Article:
Gaticitra: “Omnidirectional” (sarvatōbhadra-)

The last post was about a particular kind of pattern-poem in which the same sequence of syllables could be traced out by two distinct movements through the verse: the standard one, which moves from left to right across the eight syllables of a line, then down to first syllable of the next line, and so on; and the “half-turning” motion, which moves down across the first syllables of each of the four lines, then up through the last syllables in reverse order, and then back to the second syllable in each line, and so on. There is another variety of this general type of pattern-poem which is called sarvatōbhadra-, literally “good in every direction,” where both of these movements are possible, but in addition, there are two other movements, resulting in a total of four ways of moving through the syllables of the verse and arriving at the exact same sequence of syllables.

The verse comes, once again, from Māgha’s Killing of Śiśupāla, verse 19.27:

rasāhavā vāhasāranādavādadavādanā

This verse, part of a set of syntactically-connected verses, describes an army (sēnā), and Paul Dundas translates it as follows:

… its arrows putting an end to both the maneuvers and the lives of exuberant foes of every rank, engaging in battle with a genuine passion, its military bands vying with the neighing of magnificent cavalry horses…

The first movement is the standard one, from left to right, and down each line:

The second one is the “half-turning” (ardhabhramaṇa-) movement we have already seen:

So far it is identical to the “half-turning” type. But the difference is that each eight-syllable line of the “omnidirectional” verse is also a palindrome, i.e., it can be read from right to left in addition to right to left. Hence this is the third movement:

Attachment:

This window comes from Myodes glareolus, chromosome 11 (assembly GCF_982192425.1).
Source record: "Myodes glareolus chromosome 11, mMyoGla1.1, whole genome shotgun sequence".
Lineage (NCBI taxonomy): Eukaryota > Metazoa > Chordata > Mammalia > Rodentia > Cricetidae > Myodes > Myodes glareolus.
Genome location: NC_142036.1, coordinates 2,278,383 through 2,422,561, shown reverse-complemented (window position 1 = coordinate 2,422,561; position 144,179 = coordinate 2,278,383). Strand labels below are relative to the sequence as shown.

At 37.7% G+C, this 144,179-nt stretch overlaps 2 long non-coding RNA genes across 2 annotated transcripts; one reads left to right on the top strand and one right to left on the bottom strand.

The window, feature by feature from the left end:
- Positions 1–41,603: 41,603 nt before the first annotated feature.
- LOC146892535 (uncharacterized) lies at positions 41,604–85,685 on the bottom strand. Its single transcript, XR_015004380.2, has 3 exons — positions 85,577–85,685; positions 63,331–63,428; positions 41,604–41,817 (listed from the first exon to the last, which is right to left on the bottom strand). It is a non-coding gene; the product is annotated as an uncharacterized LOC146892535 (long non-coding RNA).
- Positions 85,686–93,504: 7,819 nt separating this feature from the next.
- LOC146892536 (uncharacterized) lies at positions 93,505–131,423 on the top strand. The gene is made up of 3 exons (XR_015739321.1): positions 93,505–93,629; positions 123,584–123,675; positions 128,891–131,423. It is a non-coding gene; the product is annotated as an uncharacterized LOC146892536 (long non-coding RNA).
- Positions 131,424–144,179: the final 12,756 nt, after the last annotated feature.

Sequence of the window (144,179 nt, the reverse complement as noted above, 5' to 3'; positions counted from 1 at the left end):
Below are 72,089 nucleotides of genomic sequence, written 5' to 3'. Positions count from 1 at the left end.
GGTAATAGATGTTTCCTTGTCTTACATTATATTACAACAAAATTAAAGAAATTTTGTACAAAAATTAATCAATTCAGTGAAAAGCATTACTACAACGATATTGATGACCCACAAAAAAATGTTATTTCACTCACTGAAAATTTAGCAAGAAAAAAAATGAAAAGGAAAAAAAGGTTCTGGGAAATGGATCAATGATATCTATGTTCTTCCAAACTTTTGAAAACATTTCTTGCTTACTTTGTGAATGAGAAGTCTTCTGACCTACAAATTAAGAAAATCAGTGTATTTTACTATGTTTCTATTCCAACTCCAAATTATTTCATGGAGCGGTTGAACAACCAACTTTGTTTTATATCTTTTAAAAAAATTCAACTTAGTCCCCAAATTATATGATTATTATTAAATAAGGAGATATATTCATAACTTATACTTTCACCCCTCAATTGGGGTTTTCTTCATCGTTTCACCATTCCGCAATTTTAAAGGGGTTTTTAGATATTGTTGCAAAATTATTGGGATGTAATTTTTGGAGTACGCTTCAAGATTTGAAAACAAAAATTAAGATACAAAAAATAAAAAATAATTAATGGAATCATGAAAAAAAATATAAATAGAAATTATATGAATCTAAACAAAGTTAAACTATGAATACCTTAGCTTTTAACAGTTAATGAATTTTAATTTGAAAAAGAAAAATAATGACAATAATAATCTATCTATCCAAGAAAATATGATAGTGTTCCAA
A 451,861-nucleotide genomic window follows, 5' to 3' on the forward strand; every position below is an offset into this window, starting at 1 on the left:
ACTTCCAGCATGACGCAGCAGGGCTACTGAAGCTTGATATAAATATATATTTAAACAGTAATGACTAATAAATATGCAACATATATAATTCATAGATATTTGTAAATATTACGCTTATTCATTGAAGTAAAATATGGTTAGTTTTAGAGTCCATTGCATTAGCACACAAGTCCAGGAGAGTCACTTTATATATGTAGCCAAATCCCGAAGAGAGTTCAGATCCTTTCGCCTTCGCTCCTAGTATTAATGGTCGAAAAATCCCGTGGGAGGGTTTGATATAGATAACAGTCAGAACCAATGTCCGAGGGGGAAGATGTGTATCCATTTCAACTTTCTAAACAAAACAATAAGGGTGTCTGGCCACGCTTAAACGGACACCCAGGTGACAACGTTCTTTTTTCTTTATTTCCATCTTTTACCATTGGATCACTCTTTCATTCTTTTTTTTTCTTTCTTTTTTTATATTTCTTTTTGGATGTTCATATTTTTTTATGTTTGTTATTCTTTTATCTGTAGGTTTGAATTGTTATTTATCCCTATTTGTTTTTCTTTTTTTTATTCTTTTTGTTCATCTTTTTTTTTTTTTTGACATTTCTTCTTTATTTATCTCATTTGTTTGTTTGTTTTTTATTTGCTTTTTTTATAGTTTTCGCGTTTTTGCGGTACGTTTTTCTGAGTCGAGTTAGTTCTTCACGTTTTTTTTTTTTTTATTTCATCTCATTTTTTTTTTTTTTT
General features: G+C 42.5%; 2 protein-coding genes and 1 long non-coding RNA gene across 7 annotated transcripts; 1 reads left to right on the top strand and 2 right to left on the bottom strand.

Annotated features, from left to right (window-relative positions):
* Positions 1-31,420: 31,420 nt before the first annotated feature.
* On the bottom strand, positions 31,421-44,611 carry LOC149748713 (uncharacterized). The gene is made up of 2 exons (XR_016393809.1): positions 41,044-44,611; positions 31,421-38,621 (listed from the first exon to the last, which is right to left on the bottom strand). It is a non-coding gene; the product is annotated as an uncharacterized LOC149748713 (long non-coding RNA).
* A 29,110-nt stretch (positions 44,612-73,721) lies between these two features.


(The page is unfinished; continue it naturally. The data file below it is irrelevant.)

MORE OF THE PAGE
And because of this type of symmetry, we get another one for free, which is the equivalent of the “half-turning” movement, but in the other direction: starting from the top-right syllable, going down, and then going up from the first syllable of the last line:

Just as before, we can visualize the different motions as functions of the syllables numbered according to the standard motion. Hence the three additional motions will looks as follows:

Finally, we can color-code the syllables that are required to be identical, and then it becomes very clear that whereas the “half-turning” movement required symmetry along the diagonal of both halves of the verse (top-left to bottom-center, and bottom-center to top-right), the “omnidirectional” movement requires symmetry along these diagonals, as well as along the line separating the two halves. Thus, whereas the “half-turning” movement requires all syllables but 8 to be identical to another syllable in the pattern (hence there are 8 syllables that appear once and 12 syllables that appear twice, and thus 20 unique syllables), the “omnidirectional” movement requires the same 8 syllables to be identical to their corresponding syllable across the vertical axis (hence there are 4 syllables that appear twice), and requires the other 24 syllables to be identical to corresponding syllables both across the diagonal axis and across the vertical axis (hence there are 6 syllables that appear four times). Thus there are only ten unique syllables in the “omnidirectional” movement. For more fun, the metrical pattern of the “omnidirectional” verse will always be the same: LGLGGLGL in lines 1 and 3, and GLGLLGLG in lines 2 and 4.